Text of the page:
Corey Rieck on What Led Him to Start The Long Term Care Planning Group

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Study: 64% of older Americans have done little to no planning to cover the cost of long term care

As we live longer, more than half of Americans age 65 and older will need some type of long term care in their lifetime. And the costs associated with long term care can be quite expensive. However, there is a lot of confusion on what is involved with long term care. And too many people don’t know related expenses are not covered by traditional healthcare insurance. Plus, there are limitations and requirements on government benefits like Medicare and Medicaid which may only pay a fraction of the expenses—and only after all your other financial resources are exhausted.

Planning to pay for long term care is an important part of retirement planning, but it is often overlooked. Only one in five Americans earn enough money to fund their long term care costs without sacrificing other financial goals. Everyone else needs to understand what’s involved in long term care and how to estimate the associated costs. Atlanta based long term care expert, Corey Rieck, MBA, CLTC, has been solely focused for over 20 years on helping individuals, families and employees plan to cover expenses for extended personal care. Rieck often works with financial planners and CPAs who help their clients weigh the pros and cons of taking steps to make an informed decision to cover long term care expenses.

Private long term care can cost more than $250 per day in and around cities like Atlanta. That is $7,500 per month and $90,000 annually. Long term care costs vary by level of service and the location of where care is received. These costs can increase 3% - 5% annually. If long term care expenses are unfunded, long term care costs can quickly undermine a person’s overall financial plan and can negatively impact retirement planning.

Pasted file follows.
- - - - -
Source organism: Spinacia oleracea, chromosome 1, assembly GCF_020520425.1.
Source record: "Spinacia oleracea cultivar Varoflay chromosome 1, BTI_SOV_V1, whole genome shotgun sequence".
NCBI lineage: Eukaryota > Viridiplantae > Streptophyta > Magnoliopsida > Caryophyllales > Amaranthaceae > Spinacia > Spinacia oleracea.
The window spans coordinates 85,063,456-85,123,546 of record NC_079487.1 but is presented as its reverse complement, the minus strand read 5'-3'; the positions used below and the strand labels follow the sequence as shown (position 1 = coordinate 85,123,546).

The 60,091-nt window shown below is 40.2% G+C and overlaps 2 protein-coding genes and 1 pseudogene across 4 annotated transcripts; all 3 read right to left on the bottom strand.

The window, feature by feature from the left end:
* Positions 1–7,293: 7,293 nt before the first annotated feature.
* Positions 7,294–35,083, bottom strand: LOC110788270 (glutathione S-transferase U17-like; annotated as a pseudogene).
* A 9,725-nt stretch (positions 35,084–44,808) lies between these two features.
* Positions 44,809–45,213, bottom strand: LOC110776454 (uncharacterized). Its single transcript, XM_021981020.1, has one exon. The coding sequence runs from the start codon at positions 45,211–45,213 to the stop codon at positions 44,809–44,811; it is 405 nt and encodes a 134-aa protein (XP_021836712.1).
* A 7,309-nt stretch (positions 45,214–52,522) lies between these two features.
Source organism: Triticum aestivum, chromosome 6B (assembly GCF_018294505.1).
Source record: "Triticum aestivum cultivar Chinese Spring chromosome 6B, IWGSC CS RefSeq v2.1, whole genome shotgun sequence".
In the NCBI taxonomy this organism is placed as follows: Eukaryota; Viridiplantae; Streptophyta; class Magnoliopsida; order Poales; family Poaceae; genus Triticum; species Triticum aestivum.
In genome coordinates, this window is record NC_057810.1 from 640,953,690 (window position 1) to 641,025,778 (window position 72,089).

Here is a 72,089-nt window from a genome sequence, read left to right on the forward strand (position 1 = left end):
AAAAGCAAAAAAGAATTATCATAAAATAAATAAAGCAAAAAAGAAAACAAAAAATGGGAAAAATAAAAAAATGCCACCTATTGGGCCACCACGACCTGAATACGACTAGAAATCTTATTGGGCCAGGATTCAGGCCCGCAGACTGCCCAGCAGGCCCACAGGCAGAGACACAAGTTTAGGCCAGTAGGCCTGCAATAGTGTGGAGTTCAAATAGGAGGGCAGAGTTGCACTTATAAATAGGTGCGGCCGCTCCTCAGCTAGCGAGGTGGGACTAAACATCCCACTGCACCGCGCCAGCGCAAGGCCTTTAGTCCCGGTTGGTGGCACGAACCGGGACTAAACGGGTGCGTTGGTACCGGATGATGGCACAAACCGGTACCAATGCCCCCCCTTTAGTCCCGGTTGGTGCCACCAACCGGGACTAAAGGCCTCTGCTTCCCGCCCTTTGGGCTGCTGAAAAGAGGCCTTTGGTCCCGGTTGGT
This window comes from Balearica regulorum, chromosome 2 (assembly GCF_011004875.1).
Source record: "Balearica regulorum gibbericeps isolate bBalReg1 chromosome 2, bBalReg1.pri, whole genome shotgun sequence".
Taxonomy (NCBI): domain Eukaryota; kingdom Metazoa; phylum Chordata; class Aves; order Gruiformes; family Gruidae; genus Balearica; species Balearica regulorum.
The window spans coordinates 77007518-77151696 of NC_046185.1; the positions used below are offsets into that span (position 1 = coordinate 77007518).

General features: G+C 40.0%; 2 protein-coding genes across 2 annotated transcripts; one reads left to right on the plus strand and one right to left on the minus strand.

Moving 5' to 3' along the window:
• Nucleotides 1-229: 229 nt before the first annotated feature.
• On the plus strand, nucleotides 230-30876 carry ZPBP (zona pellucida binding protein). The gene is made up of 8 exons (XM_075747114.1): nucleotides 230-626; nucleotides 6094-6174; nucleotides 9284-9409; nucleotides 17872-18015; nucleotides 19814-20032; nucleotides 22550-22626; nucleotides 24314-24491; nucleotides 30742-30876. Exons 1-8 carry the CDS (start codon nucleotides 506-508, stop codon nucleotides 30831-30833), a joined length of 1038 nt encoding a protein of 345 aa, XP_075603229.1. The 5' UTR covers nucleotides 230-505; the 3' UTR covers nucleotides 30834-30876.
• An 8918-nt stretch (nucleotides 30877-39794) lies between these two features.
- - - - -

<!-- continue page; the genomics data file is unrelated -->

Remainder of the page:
“Simply defined, long term care becomes necessary when an individual can no longer do at least two or more routine daily activities without assistance. For instance, a person may need help with getting bathed, dressed or fed,” Rieck explains.

Rieck shares, “Almost everyone has a family story about when a disabled, cognitively impaired or aging loved one could no longer take care of themselves. The emotional stress in these instances does not need to be elevated by relational and financial stress. Long term care planning reduces the need for family members to become daily caregivers while leaving financial assets intact to be used as intended.”

Source: 2018 Long-Term Care Trend poll, The Associated Press-NORC Center for Public Affairs Research


Corey Rieck helps high net worth individuals better manage long term care expenses to avoid sacrificing their financial plans and family relationships.

Corey became focused on long term care planning after managing his parents’ finances as they aged and needed long term care. He realized there had to be a better way for people to receive the best possible long term care without forfeiting assets and depleting their bank accounts.

Corey helps people in these ways:

  • Review an existing personal long term care policy.
  • Discuss personal options for long term care funding.
  • Create a long term care employee benefit as part of an executive compensation plan.
  • Assist financial advisors and insurance agents with a review of their clients’ existing long term care policies or discuss their funding options.